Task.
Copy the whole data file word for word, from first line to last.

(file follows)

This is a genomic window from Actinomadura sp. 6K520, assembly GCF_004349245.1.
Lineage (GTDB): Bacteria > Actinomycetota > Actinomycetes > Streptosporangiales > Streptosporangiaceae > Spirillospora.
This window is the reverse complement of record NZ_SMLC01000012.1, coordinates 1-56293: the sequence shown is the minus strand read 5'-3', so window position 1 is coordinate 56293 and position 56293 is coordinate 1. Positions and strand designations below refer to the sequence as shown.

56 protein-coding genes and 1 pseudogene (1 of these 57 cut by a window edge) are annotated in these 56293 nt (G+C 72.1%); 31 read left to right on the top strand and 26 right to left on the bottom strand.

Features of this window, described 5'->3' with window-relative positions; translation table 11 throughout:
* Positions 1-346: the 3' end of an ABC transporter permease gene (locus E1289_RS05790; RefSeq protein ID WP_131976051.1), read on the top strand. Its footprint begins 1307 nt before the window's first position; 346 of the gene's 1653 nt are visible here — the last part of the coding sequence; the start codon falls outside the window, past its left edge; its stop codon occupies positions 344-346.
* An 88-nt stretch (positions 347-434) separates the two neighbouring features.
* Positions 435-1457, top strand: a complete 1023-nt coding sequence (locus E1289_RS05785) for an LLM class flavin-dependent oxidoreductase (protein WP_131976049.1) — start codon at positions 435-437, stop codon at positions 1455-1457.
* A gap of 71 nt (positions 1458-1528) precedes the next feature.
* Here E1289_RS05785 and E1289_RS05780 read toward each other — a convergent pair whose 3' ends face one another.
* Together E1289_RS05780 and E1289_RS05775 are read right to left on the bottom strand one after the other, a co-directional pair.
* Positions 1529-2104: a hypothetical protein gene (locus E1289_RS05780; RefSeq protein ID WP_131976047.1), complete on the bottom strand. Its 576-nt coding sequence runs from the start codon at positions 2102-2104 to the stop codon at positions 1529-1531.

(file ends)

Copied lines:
This is a genomic window from Actinomadura sp. 6K520, assembly GCF_004349245.1.
Lineage (GTDB): Bacteria > Actinomycetota > Actinomycetes > Streptosporangiales > Streptosporangiaceae > Spirillospora.
This window is the reverse complement of record NZ_SMLC01000012.1, coordinates 1-56293: the sequence shown is the minus strand read 5'-3', so window position 1 is coordinate 56293 and position 56293 is coordinate 1. Positions and strand designations below refer to the sequence as shown.

56 protein-coding genes and 1 pseudogene (1 of these 57 cut by a window edge) are annotated in these 56293 nt (G+C 72.1%); 31 read left to right on the top strand and 26 right to left on the bottom strand.

Features of this window, described 5'->3' with window-relative positions; translation table 11 throughout:
* Positions 1-346: the 3' end of an ABC transporter permease gene (locus E1289_RS05790; RefSeq protein ID WP_131976051.1), read on the top strand. Its footprint begins 1307 nt before the window's first position; 346 of the gene's 1653 nt are visible here — the last part of the coding sequence; the start codon falls outside the window, past its left edge; its stop codon occupies positions 344-346.
* An 88-nt stretch (positions 347-434) separates the two neighbouring features.
* Positions 435-1457, top strand: a complete 1023-nt coding sequence (locus E1289_RS05785) for an LLM class flavin-dependent oxidoreductase (protein WP_131976049.1) — start codon at positions 435-437, stop codon at positions 1455-1457.
* A gap of 71 nt (positions 1458-1528) precedes the next feature.
* Here E1289_RS05785 and E1289_RS05780 read toward each other — a convergent pair whose 3' ends face one another.
* Together E1289_RS05780 and E1289_RS05775 are read right to left on the bottom strand one after the other, a co-directional pair.
* Positions 1529-2104: a hypothetical protein gene (locus E1289_RS05780; RefSeq protein ID WP_131976047.1), complete on the bottom strand. Its 576-nt coding sequence runs from the start codon at positions 2102-2104 to the stop codon at positions 1529-1531.